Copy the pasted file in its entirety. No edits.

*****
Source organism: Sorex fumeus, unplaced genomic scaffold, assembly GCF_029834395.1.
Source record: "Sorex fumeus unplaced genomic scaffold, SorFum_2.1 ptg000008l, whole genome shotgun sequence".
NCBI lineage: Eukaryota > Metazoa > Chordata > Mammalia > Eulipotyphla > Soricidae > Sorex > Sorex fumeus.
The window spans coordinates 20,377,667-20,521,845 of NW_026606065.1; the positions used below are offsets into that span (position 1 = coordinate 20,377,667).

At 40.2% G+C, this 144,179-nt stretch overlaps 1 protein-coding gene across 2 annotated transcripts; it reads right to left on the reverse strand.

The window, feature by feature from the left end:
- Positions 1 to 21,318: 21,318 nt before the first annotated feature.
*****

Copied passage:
Source organism: Sorex fumeus, unplaced genomic scaffold, assembly GCF_029834395.1.
Source record: "Sorex fumeus unplaced genomic scaffold, SorFum_2.1 ptg000008l, whole genome shotgun sequence".
NCBI lineage: Eukaryota > Metazoa > Chordata > Mammalia > Eulipotyphla > Soricidae > Sorex > Sorex fumeus.
The window spans coordinates 20,377,667-20,521,845 of NW_026606065.1; the positions used below are offsets into that span (position 1 = coordinate 20,377,667).

At 40.2% G+C, this 144,179-nt stretch overlaps 1 protein-coding gene across 2 annotated transcripts; it reads right to left on the reverse strand.

The window, feature by feature from the left end:
- Positions 1 to 21,318: 21,318 nt before the first annotated feature.